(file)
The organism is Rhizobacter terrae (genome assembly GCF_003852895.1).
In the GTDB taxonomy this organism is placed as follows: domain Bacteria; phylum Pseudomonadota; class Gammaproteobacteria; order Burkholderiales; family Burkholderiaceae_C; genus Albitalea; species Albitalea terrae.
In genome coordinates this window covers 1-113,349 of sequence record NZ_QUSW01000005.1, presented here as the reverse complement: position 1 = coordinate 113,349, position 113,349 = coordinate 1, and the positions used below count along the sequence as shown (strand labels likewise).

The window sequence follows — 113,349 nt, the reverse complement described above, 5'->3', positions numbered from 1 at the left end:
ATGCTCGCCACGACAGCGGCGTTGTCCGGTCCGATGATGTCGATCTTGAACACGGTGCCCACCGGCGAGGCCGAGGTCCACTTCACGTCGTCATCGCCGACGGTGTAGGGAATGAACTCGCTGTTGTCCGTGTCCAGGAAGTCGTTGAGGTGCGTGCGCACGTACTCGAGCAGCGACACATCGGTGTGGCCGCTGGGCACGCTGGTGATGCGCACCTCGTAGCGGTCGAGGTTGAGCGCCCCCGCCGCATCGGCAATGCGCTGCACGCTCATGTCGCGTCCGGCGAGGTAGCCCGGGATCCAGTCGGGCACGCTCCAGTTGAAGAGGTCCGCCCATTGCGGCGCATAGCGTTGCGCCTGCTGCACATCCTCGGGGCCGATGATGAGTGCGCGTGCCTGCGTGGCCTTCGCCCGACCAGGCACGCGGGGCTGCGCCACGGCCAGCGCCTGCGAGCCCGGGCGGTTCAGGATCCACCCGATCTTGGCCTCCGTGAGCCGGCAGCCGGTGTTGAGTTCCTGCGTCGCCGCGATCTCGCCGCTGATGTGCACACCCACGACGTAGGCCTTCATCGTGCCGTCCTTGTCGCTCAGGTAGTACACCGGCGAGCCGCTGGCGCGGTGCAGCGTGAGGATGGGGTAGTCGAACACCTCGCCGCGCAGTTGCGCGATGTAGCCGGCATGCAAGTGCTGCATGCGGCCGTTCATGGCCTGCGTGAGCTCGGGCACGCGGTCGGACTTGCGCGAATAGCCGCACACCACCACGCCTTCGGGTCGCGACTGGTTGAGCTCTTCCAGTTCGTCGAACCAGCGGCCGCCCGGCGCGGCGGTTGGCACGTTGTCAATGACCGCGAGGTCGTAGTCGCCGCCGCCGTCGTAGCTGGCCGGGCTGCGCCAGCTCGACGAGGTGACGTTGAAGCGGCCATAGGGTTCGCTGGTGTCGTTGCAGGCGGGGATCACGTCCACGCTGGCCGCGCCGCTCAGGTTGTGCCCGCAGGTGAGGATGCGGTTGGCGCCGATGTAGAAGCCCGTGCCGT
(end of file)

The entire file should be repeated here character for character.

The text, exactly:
The organism is Rhizobacter terrae (genome assembly GCF_003852895.1).
In the GTDB taxonomy this organism is placed as follows: domain Bacteria; phylum Pseudomonadota; class Gammaproteobacteria; order Burkholderiales; family Burkholderiaceae_C; genus Albitalea; species Albitalea terrae.
In genome coordinates this window covers 1-113,349 of sequence record NZ_QUSW01000005.1, presented here as the reverse complement: position 1 = coordinate 113,349, position 113,349 = coordinate 1, and the positions used below count along the sequence as shown (strand labels likewise).

The window sequence follows — 113,349 nt, the reverse complement described above, 5'->3', positions numbered from 1 at the left end:
ATGCTCGCCACGACAGCGGCGTTGTCCGGTCCGATGATGTCGATCTTGAACACGGTGCCCACCGGCGAGGCCGAGGTCCACTTCACGTCGTCATCGCCGACGGTGTAGGGAATGAACTCGCTGTTGTCCGTGTCCAGGAAGTCGTTGAGGTGCGTGCGCACGTACTCGAGCAGCGACACATCGGTGTGGCCGCTGGGCACGCTGGTGATGCGCACCTCGTAGCGGTCGAGGTTGAGCGCCCCCGCCGCATCGGCAATGCGCTGCACGCTCATGTCGCGTCCGGCGAGGTAGCCCGGGATCCAGTCGGGCACGCTCCAGTTGAAGAGGTCCGCCCATTGCGGCGCATAGCGTTGCGCCTGCTGCACATCCTCGGGGCCGATGATGAGTGCGCGTGCCTGCGTGGCCTTCGCCCGACCAGGCACGCGGGGCTGCGCCACGGCCAGCGCCTGCGAGCCCGGGCGGTTCAGGATCCACCCGATCTTGGCCTCCGTGAGCCGGCAGCCGGTGTTGAGTTCCTGCGTCGCCGCGATCTCGCCGCTGATGTGCACACCCACGACGTAGGCCTTCATCGTGCCGTCCTTGTCGCTCAGGTAGTACACCGGCGAGCCGCTGGCGCGGTGCAGCGTGAGGATGGGGTAGTCGAACACCTCGCCGCGCAGTTGCGCGATGTAGCCGGCATGCAAGTGCTGCATGCGGCCGTTCATGGCCTGCGTGAGCTCGGGCACGCGGTCGGACTTGCGCGAATAGCCGCACACCACCACGCCTTCGGGTCGCGACTGGTTGAGCTCTTCCAGTTCGTCGAACCAGCGGCCGCCCGGCGCGGCGGTTGGCACGTTGTCAATGACCGCGAGGTCGTAGTCGCCGCCGCCGTCGTAGCTGGCCGGGCTGCGCCAGCTCGACGAGGTGACGTTGAAGCGGCCATAGGGTTCGCTGGTGTCGTTGCAGGCGGGGATCACGTCCACGCTGGCCGCGCCGCTCAGGTTGTGCCCGCAGGTGAGGATGCGGTTGGCGCCGATGTAGAAGCCCGTGCCGT